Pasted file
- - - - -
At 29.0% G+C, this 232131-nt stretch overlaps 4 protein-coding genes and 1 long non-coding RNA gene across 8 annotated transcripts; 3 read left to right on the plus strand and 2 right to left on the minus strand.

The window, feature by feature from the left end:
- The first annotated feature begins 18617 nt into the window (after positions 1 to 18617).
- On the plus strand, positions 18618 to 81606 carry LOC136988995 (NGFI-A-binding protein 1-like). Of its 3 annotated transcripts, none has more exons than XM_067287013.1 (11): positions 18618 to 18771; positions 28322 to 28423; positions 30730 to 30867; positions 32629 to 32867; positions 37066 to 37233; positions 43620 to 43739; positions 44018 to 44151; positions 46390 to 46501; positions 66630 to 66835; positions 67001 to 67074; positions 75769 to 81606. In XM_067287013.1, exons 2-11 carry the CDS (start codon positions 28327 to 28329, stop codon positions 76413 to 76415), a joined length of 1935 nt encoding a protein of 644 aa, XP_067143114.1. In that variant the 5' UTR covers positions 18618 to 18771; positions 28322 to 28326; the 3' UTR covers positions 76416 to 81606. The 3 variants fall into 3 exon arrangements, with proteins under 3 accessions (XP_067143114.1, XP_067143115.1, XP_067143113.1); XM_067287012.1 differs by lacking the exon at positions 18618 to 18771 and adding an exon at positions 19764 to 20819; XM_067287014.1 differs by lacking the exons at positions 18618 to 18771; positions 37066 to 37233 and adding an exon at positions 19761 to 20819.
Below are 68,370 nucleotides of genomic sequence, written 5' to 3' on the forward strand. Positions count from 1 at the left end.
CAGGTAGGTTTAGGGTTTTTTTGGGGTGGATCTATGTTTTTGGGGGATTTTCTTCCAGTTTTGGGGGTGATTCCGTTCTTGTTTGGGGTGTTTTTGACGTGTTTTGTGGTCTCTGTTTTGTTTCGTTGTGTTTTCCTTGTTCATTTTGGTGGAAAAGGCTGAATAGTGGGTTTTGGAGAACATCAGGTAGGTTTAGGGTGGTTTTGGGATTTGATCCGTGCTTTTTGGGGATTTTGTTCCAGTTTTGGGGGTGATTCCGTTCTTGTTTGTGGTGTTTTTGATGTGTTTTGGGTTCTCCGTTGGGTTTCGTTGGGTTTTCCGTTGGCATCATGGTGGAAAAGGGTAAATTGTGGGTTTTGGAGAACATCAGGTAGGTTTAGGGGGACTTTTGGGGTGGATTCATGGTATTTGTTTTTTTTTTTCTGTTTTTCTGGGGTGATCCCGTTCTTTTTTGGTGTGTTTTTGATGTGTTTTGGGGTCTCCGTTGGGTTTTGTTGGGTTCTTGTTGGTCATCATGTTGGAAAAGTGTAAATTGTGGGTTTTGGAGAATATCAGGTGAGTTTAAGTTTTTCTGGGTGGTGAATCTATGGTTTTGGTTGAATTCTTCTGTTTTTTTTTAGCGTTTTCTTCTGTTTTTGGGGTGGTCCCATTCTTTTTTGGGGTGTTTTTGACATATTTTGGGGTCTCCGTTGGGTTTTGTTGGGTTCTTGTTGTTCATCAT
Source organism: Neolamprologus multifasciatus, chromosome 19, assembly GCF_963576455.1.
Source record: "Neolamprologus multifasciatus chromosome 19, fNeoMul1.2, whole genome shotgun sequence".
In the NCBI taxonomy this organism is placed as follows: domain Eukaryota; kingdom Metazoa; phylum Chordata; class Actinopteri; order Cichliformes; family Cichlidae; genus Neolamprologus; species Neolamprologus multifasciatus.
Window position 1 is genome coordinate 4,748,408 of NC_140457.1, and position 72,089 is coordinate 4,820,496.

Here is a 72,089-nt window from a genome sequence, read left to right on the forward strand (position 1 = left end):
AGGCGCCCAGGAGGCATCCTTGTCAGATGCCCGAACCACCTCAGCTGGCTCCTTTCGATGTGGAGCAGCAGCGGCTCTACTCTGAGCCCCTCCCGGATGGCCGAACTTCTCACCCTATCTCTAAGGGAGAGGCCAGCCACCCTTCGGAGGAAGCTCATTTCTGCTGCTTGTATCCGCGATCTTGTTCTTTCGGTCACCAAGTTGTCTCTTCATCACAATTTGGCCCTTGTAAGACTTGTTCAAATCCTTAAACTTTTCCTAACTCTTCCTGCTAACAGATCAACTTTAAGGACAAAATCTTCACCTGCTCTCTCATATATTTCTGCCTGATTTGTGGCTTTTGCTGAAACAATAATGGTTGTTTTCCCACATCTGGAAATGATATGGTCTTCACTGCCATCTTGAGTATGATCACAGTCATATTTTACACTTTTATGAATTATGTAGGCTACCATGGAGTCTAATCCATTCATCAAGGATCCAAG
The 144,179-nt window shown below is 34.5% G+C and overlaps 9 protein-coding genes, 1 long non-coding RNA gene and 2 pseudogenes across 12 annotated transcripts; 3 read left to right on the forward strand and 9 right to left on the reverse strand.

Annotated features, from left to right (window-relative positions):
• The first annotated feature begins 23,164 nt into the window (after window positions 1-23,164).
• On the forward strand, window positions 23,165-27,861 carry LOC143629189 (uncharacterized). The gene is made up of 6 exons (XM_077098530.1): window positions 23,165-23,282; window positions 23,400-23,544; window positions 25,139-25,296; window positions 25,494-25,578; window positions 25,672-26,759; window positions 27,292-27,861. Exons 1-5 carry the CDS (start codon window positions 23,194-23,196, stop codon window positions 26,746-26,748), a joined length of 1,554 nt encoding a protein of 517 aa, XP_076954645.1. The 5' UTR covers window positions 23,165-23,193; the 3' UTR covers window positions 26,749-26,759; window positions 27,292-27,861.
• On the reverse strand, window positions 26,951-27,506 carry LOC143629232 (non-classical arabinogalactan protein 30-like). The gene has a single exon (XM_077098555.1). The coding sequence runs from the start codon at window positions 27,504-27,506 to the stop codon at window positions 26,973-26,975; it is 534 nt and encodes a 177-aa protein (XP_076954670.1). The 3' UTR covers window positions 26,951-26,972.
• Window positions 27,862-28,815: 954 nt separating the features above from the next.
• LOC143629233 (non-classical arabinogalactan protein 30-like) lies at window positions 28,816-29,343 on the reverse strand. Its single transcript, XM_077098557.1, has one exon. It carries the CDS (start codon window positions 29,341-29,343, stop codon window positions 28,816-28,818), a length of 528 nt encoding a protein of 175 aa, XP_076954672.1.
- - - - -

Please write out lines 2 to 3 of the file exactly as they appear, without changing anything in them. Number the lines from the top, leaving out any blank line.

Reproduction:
The window, feature by feature from the left end:
- The first annotated feature begins 18617 nt into the window (after positions 1 to 18617).